The district court accepted this argument, and found that Snap-On had clothed its independent dealer, Jackie Clark, to whom the disclosure was actually made, with apparently authority to accept tool submission suggestions from people like Smith. Pointing out the discrepancy in the circumstances of Smith, a mechanic with little education, and Snap-On, a large corporation, the court concluded that a special relationship between Smith and Snap-On existed from the time of the initial disclosure to Clark and that Snap-On knew or should have known that an inventor does not submit his invention to a manufacturer to appropriate without compensating the inventor.
This does not reflect Wisconsin law. The Supreme Court of Wisconsin has held that, when parties are dealing at arm's length, one party's disclosure of an alleged trade secret to another does not automatically create a confidential relationship. Although the case in which the Supreme Court of Wisconsin announced this holding involved two corporations, we see no reason to believe that it would have applied a different rule if the inventor had been an individual rather than a corporation.
Id. 267 N.W.2d at 228.
Under certain circumstances, courts have found liability for misappropriation of trade secrets in cases involving implied confidentiality between an inventor and a manufacturer. When a manufacturer has actively solicited disclosure from an inventor, then made use of the disclosed material, the manufacturer may be liable for use or disclosure of the secret in the absence of any expressed understanding as to confidentiality. In this case, however, Smith disclosed the invention on his own initiative, without any prompting from Snap-On. Alternatively, courts have imposed liability when the disclosing inventor did not specifically request confidentiality from the manufacturer, but did make clear that the disclosure was intended as part of a course of negotiations aimed at creating a licensing agreement or entering into a similar business transaction. These cases are also distinguishable because Smith did not indicate that he wanted any pecuniary recompense for his suggestion. In fact, Smith testified that he did not mention compensation to Jackie Clark because he did not believe Clark was authorized to discuss such matters. When Smith sent Snap-On a tool suggestion report describing the ratchet shortly after the initial disclosure to Clark, he did not in any way indicate that he wanted compensation, and indeed wrote on the suggestion form, "I would like to be able to buy a nice new shiney [sic] one from the Snap-On truck." In none of his dealings with Snap-On over the next two years did Smith ever request confidentiality or indicate that he expected or desired any commercial arrangement based on his submission of the ratchet suggestion to Snap-On.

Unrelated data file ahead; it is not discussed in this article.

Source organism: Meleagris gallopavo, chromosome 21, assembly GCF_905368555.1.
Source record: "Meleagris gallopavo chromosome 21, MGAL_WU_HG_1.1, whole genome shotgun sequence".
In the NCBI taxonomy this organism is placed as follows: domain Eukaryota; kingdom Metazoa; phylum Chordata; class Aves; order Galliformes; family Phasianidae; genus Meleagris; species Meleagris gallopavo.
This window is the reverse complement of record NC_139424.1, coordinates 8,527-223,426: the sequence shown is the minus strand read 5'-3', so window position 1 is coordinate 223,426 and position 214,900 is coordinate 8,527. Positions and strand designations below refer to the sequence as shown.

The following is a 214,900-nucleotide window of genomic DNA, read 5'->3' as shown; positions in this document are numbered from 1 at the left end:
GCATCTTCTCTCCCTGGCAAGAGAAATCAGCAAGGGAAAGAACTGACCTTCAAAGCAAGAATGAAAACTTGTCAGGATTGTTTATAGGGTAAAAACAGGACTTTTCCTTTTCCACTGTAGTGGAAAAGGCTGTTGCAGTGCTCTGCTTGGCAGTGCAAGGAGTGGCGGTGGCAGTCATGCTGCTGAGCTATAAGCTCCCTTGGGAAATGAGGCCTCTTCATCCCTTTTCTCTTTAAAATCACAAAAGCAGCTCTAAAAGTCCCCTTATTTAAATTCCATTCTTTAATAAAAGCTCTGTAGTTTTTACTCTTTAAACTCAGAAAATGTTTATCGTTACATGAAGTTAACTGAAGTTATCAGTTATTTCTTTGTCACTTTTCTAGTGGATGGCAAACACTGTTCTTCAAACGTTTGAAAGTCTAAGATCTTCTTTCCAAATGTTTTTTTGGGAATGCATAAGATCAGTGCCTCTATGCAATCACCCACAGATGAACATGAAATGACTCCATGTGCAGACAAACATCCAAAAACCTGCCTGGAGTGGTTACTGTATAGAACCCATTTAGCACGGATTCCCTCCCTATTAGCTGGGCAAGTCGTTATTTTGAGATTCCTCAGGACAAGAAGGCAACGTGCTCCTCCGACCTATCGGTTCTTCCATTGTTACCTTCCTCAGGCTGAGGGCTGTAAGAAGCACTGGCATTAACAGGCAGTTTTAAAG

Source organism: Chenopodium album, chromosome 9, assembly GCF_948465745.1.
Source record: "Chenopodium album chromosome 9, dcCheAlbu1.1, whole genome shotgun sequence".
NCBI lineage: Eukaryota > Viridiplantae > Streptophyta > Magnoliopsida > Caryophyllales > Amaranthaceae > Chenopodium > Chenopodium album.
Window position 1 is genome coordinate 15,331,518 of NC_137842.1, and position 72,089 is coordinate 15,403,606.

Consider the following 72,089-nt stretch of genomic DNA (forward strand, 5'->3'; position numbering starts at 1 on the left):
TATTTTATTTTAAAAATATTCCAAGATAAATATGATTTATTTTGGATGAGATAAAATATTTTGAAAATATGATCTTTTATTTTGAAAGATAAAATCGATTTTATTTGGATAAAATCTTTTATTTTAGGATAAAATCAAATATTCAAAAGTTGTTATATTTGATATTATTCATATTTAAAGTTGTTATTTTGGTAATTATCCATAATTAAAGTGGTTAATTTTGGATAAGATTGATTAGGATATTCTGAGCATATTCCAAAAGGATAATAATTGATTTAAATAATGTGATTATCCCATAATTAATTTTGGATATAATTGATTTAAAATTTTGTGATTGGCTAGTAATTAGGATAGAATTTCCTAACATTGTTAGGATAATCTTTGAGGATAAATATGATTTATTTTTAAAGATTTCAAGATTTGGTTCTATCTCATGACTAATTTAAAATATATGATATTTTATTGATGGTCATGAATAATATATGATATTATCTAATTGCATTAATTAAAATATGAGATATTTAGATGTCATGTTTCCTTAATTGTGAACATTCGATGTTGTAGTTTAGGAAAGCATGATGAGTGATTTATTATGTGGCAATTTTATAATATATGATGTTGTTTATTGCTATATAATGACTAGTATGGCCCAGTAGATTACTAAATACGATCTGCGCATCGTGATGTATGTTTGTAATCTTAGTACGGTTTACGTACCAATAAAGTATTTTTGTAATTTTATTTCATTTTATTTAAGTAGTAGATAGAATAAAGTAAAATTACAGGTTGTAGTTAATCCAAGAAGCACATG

Smith v. Dravo Corp., 203 F.2d 369, 372, 376 (7th Cir. 1953).
Id.; Schreyer v. Casco Prods. Corp., 190 F.2d 921, 924 (2d Cir. 1951), cert. denied, 342 U.S. 913, 72 S.Ct. 360, 96 L.Ed. 683 (1952); Hoeltke v. C.M. Kemp Mfg. Co., 80 F.2d 912, 922-23 (4th Cir. 1935), cert. denied, 298 U.S. 673, 56 S.Ct. 938, 80 L.Ed. 1395 (1936).
In February, 1978, more than two years after Smith showed the ratchet to Clark, Smith's lawyer sent a letter to the supervisor of Snap-On's Product Management Division in which he asked that Smith receive compensation. Reliance on confidentiality, however, must exist at the time the disclosure is made. An attempt to establish a special relationship long after an initial disclosure comes too late.
Because there was no confidential relationship between Smith and Snap-On, Snap-On violated no obligation to Smith by manufacturing the ratchet. We therefore REVERSE.